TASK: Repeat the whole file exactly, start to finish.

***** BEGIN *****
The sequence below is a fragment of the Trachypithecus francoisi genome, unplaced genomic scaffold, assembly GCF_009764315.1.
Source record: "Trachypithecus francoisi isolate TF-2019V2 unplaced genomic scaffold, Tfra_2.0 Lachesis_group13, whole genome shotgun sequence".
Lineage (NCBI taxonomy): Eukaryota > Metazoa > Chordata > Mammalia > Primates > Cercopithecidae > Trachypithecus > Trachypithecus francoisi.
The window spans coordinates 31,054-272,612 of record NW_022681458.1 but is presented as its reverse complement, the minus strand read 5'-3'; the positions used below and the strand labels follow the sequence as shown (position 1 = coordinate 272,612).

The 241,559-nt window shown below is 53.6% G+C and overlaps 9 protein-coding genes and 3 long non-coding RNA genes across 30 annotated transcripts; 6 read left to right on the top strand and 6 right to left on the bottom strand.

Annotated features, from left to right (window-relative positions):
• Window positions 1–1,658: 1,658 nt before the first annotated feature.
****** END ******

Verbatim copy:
The sequence below is a fragment of the Trachypithecus francoisi genome, unplaced genomic scaffold, assembly GCF_009764315.1.
Source record: "Trachypithecus francoisi isolate TF-2019V2 unplaced genomic scaffold, Tfra_2.0 Lachesis_group13, whole genome shotgun sequence".
Lineage (NCBI taxonomy): Eukaryota > Metazoa > Chordata > Mammalia > Primates > Cercopithecidae > Trachypithecus > Trachypithecus francoisi.
The window spans coordinates 31,054-272,612 of record NW_022681458.1 but is presented as its reverse complement, the minus strand read 5'-3'; the positions used below and the strand labels follow the sequence as shown (position 1 = coordinate 272,612).

The 241,559-nt window shown below is 53.6% G+C and overlaps 9 protein-coding genes and 3 long non-coding RNA genes across 30 annotated transcripts; 6 read left to right on the top strand and 6 right to left on the bottom strand.

Annotated features, from left to right (window-relative positions):
• Window positions 1–1,658: 1,658 nt before the first annotated feature.